In terms of features, the Elio is pretty light on equipment. Each car comes with the same standard package which includes air conditioning, a radio and an auxiliary plug in. While most economy cars come with available package options, Vassallo says Elio will stick with its standard offering. This helps keep the price of the vehicle low. It also keeps people from having to pay a couple of thousand dollars to add a package that comes with equipment they don’t really want. Oftentimes a consumer will pay $3,000 to get a sunroof because the sunroof is only available with a package including other options they may not want, so an $800-$1200 option now costs $3,000. With Elio, the car is delivered with standard equipment, but can then be completely customized by the owner after market. Because Elio works with automotive suppliers, anything the suppliers manufacture can be added to the car. This includes upgraded audio systems with bluetooth and navigation, or a sunroof, or heated/air-conditioned leather seats. The customization options on this little vehicle are endless, depending on how much the buyer wants to pump into the car. However, those who cannot afford pricey upgrades still receive a great vehicle providing affordable, comfortable and safe transportation.
At first glance, I saw this vehicle as a commuter only application. However, after speaking with Vassallo, I began to realize there are many other consumer groups in their range. Consumers driving an old, beat up car is one such group. Elio will offer a financing option via an Elio credit card. The card will be used to purchase the vehicle, which currently carries an MSRP of $6800. With no money down, the buyer can drive away in a brand new Elio, with an Elio credit card in their wallet. Payments are then calculated on fuel purchases. Say the consumer spends $20 for the month on fuel. When they receive their Elio credit card statement, their payment required would be triple the gas amount, or $60. That is all they will pay for the month on the car. They continue to make payments until the car is paid off in full. While there would be interest paid on the car, there are several benefits to this program.
One such benefit is helping people impacted by the Global Financial Crisis re-establish their credit. It also allows people currently driving old, unsafe “junkers” to move into a new, safe and highly economical vehicle for little cost. Vassallo also sees an oppoturnity for students. Typically once someone enters college, they get bombarded by credit card companies. Purchasing an Elio would allow a student to begin to establish credit, drive an economical car, and have transportation that costs them very little. Vassallo also sees the vehicle appealing to auto enthusiasts. Since it is very new and different to anything on the road, enthusiasts will flock to snap one up and hopefully go nuts with customization.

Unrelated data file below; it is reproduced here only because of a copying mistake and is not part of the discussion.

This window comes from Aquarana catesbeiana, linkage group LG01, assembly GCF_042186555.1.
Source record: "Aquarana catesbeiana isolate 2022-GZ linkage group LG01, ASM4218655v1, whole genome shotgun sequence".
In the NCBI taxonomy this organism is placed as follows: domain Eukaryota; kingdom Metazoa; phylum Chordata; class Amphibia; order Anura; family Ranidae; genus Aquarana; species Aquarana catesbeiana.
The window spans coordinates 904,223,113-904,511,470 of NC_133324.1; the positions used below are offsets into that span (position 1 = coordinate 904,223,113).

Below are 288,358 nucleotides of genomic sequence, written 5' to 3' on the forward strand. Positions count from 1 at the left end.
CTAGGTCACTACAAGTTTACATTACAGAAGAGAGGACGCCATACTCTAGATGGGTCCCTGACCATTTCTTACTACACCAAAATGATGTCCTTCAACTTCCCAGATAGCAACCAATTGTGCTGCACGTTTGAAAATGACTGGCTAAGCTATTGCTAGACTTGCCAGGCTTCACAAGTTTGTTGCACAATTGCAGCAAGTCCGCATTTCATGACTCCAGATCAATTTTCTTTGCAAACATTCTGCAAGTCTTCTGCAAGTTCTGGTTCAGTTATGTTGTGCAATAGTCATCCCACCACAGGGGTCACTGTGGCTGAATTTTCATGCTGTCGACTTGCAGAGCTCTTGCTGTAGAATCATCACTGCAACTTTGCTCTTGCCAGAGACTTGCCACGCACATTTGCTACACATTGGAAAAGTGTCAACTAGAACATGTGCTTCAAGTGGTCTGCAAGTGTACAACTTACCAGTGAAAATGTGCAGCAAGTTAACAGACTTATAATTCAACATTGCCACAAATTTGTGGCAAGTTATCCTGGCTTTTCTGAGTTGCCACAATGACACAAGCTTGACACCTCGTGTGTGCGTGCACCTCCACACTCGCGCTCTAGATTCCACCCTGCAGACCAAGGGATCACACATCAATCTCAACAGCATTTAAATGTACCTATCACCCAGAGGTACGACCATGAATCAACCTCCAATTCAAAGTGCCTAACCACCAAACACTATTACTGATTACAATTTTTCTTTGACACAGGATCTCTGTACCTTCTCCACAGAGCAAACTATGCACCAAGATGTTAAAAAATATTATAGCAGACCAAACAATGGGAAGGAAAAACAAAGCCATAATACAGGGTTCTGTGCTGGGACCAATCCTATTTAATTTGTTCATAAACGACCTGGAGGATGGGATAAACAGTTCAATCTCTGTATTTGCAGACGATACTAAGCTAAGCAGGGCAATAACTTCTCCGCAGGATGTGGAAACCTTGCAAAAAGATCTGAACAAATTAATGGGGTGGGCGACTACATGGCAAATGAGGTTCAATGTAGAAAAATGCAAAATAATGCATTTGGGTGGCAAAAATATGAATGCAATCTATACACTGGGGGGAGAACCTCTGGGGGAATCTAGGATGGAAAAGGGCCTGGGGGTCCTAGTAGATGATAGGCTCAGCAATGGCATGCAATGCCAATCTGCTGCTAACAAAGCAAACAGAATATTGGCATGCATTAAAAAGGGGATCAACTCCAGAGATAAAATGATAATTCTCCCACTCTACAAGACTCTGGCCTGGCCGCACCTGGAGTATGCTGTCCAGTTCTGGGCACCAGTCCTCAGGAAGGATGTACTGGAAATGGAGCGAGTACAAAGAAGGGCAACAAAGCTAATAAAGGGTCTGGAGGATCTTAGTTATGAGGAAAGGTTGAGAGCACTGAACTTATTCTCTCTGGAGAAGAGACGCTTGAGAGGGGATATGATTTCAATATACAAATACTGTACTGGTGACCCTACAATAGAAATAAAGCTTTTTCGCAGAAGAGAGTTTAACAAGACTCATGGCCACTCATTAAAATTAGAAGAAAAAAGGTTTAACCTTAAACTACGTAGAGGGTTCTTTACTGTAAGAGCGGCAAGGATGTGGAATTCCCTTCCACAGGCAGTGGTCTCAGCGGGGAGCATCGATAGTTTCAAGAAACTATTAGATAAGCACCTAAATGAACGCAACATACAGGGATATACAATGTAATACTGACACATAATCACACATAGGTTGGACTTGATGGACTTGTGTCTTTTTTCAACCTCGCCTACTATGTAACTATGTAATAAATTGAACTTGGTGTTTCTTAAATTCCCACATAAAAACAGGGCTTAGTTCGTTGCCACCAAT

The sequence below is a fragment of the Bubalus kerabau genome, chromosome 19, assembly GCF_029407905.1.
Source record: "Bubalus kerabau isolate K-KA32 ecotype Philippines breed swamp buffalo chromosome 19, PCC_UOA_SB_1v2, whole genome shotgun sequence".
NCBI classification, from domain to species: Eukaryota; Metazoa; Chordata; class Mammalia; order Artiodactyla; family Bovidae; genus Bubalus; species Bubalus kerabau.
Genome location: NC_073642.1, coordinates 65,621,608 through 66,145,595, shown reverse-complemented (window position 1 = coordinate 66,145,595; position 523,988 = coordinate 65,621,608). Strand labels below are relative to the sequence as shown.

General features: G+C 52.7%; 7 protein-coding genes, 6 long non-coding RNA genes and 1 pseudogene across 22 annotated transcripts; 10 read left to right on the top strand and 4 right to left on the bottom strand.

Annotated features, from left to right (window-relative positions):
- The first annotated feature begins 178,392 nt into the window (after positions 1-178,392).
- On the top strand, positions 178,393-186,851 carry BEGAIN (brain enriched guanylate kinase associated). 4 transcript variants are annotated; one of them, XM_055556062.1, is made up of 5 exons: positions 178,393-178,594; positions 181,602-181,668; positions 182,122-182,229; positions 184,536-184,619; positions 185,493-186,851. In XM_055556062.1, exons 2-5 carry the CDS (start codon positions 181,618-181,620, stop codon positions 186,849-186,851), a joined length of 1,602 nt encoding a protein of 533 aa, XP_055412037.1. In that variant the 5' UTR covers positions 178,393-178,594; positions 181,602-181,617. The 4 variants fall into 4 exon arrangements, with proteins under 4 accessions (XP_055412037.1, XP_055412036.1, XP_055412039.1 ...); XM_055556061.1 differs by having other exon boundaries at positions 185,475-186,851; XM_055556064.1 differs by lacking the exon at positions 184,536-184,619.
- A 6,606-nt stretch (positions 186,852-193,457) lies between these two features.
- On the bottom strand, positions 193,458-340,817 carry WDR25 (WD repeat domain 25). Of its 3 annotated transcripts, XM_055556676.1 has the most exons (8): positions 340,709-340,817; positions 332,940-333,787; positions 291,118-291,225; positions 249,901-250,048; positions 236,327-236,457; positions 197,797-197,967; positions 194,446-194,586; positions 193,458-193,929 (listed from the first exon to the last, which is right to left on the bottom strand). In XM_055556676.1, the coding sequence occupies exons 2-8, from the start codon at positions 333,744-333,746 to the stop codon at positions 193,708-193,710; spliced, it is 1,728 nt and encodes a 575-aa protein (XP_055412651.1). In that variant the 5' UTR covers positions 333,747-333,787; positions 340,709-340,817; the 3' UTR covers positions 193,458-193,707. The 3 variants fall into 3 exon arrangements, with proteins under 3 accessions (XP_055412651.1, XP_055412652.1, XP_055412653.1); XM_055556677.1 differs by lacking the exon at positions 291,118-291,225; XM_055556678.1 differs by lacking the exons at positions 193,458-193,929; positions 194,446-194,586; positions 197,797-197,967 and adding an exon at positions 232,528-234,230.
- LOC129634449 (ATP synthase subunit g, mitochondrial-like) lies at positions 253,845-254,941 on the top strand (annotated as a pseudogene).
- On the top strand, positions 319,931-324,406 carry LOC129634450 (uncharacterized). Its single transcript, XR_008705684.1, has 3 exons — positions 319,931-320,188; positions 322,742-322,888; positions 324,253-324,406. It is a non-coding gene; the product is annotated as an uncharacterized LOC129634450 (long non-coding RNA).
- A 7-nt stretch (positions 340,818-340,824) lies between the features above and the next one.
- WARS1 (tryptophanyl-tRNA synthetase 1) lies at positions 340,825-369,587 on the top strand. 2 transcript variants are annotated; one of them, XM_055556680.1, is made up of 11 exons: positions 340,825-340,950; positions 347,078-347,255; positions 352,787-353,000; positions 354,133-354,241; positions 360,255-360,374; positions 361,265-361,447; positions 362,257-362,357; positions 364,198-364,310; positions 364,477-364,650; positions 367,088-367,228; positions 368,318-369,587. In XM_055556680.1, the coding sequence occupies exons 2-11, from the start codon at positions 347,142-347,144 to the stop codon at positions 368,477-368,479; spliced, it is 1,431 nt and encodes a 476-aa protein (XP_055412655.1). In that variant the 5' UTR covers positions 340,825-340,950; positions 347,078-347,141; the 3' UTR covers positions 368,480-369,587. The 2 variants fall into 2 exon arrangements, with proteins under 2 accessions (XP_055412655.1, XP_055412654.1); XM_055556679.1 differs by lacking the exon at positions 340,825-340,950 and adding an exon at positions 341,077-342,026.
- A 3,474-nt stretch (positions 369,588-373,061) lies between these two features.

After speaking with Vassallo, I am very impressed by the Elio. While I do find it a bit odd looking, I think that actually increases it’s cool factor. There are many positives to owning one. The Elio costs less than a Vespa scooter, is classified and insured as a motorcycle, so commuters have access to HOV lanes, is quite safe, and has endless customization options to make it fun for consumers to personalize. Not to mention the economics of the car. With fuel economy as high as 84 mpg on the highway, Elio has the potential to eventually save 8 billion gallons of gas and stop the emission of 160 billions pounds of CO2 annually.
Servicing and modifying your Elio will also be easy. Elio has partnered with Pep Boys to offer service at over 800 locations nationwide. The locations will provide service on the vehicles and also be the home base for customization on the cars. This will be a huge cost savings for Elio as they will not have to build out their own service center infrastructure.
Elio will also be producing jobs here in America. The vehicles will be manufactured in Shreveport, Louisiana, at a former GM plant relinquished as part of their 2009 bankruptcy filing. As a result of the filing, all of the equipment at the plant came with the building. Elio will lease 1.5 million square feet of the facility from Industrial Realty Group, creating new jobs in Shreveport.
Overall the Elio sounds like a smart move for the future of transportation. The size, weight, safety and fuel economy make it a great option for the right buyer. Some in the automotive world question whether Elio Motors has the funding to pull it off, however, with 42,000 orders already placed and passionate people at the helm, I see no reason why this vehicle will not be a success if followed through to production.
I’m excited to get a chance to see the Elio in person when it next visits Los Angeles. You can be sure I’ll be taking it for a test drive and putting it through its paces. Vassallo says one of his favorite things is to get an auto journalist into the vehicle and watch their face light up the first time they take it for a spin. You’ll have to wait for my test drive write up to find out if it gets a grin from me, but if the car is all he promises it is, I have a feeling it will.